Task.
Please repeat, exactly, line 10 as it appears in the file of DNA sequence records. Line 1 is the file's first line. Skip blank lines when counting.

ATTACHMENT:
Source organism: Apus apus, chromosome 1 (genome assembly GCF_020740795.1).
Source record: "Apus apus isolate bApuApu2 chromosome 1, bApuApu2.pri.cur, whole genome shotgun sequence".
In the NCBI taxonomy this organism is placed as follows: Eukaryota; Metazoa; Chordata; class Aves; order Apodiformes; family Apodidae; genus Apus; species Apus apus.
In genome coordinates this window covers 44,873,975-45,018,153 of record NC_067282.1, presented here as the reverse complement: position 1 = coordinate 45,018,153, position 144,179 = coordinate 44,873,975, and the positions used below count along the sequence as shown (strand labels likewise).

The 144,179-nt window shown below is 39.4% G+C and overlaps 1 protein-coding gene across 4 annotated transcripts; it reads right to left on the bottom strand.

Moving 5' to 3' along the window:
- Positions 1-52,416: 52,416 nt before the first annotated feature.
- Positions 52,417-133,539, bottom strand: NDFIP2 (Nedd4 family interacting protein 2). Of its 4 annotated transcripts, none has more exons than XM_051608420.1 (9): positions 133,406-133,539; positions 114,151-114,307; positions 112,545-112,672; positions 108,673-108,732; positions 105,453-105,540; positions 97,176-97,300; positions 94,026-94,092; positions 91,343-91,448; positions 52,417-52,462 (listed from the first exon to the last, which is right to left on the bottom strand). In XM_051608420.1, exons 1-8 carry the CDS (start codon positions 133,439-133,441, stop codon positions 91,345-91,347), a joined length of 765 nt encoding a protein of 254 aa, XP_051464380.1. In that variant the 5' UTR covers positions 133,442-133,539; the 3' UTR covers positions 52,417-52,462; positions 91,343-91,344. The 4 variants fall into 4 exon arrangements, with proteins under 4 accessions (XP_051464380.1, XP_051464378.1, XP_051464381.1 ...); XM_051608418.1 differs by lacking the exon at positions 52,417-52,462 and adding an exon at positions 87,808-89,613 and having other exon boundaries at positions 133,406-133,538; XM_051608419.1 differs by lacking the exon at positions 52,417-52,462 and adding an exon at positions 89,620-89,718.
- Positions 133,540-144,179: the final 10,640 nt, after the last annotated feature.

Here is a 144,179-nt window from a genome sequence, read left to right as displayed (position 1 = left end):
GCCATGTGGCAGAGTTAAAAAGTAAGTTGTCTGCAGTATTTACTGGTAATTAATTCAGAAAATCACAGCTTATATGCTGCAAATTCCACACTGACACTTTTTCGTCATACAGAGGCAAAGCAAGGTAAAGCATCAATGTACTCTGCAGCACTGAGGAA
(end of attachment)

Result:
Here is a 144,179-nt window from a genome sequence, read left to right as displayed (position 1 = left end):